University of Kentucky College of Public Health assistant professor, Dr. Christina Studts, was recently awarded a three-year, $450,000 grant from the National Institute of Mental Health (NIMH) to improve the delivery of behavioral parent training (BPT) programs in underserved communities. Through her research, Dr. Studts is partnering with local health departments in the Cumberland Valley District Health Department, UK’s Center of Excellence in Rural Health, and Kentucky Homeplace to increase the accessibility of evidence-based programs in rural Appalachian communities aimed at preventing child behavior disorders and their long-term negative outcomes.
[Photo: Dr. Christina Studts]
Disruptive behavior problems in young children put them at greater risk for antisocial behaviors in later life, such as substance abuse and criminal activity. Behavioral parent training programs are effective in preventing the negative outcomes and public health impact of these disruptive childhood behaviors. However, in Appalachian communities, limited access to BPT programs and lack of willingness of many parents to use them pose a significant challenge to the dissemination and implementation of these evidence-based interventions.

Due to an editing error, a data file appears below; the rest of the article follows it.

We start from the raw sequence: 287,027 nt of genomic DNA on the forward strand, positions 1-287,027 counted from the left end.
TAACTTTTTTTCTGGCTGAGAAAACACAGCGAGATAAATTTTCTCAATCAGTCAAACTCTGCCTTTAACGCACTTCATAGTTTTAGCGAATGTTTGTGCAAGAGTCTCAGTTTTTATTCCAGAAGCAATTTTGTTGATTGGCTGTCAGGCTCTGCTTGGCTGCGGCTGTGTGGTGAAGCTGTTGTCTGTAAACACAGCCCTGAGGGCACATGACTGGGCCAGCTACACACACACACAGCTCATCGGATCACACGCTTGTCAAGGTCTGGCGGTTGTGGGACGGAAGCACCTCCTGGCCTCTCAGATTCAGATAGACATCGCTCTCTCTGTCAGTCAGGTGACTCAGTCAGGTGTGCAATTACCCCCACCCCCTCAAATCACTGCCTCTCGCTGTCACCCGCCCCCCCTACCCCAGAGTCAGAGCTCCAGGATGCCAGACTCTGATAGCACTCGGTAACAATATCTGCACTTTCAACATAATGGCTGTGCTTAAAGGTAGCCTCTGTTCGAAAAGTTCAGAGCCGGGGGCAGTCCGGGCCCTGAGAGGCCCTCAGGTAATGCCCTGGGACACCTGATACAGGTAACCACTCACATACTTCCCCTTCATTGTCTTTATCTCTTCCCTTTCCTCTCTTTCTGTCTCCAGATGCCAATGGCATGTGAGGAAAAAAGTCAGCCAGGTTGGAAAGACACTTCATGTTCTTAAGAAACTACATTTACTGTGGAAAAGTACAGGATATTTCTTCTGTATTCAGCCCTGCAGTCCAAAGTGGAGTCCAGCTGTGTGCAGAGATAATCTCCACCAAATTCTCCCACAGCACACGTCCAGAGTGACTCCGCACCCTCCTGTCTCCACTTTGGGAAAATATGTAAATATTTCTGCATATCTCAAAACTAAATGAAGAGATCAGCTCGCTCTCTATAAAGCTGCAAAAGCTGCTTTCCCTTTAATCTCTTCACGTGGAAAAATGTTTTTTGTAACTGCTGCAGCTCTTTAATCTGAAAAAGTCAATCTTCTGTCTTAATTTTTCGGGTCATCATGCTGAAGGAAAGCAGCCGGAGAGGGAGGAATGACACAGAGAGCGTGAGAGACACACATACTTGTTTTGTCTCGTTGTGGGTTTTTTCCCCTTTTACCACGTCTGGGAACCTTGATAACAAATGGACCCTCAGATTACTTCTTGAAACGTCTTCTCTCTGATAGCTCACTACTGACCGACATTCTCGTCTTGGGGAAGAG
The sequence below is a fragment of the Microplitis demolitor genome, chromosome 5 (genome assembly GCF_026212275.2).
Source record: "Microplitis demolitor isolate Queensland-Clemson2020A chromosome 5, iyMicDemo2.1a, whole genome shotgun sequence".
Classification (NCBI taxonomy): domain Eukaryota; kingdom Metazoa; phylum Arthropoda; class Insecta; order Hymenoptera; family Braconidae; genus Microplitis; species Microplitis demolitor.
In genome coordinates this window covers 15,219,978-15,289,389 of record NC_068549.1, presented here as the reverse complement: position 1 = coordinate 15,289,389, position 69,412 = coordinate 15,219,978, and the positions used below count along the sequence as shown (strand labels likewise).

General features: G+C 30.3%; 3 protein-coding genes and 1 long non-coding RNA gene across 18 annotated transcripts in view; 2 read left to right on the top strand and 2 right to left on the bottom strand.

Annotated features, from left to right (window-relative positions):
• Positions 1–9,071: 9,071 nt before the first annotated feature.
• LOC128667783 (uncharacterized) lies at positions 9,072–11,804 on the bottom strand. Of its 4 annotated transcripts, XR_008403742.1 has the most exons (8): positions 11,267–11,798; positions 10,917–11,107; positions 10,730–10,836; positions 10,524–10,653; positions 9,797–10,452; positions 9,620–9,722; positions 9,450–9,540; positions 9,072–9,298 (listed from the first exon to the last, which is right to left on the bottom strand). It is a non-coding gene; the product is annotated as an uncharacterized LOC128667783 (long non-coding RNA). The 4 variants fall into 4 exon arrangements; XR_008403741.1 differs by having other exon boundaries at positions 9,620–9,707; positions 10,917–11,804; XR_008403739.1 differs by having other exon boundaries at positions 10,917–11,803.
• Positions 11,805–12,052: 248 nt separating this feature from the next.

The need is great in many Appalachian communities for improved delivery of parenting interventions to families. Mental health professional shortages exist in nearly 70 percent of Appalachian communities, where poverty rates are high and significant health disparities abound. Additionally, rural and Appalachian parents frequently cite stigma as one of the barriers they navigate in seeking specialized care for their children’s mental health issues. Other cultural considerations may also come into play, including strong self-reliance and a preference for local providers. The combined impact of cultural factors and limited mental health care access presents a major challenge to the delivery of BPT by mental health professionals in clinics and similar settings in the Appalachian region.
Dr. Studts, who is completing her final year as a KL2 scholar with the UK Center for Clinical and Translational Science (CCTS), initiated her research in BPT programs through a CCTS community-engaged pilot grant, “Preventing Conduct Disorder: Valuing Parent and Provider Perspectives in Appalachia.” Aims of the pilot study were to establish a Community Advisory Board (CAB) in Perry County focused on early childhood mental health, and to assess parent and provider preferences regarding modality, location, and interventionist of BPT in rural Appalachian communities. Guided by the CAB, Dr. Studts found that parents preferred brief interventions delivered by local health workers, and that child service providers recognized the needs but lacked resources and staff to provide preventive BPT services in the community.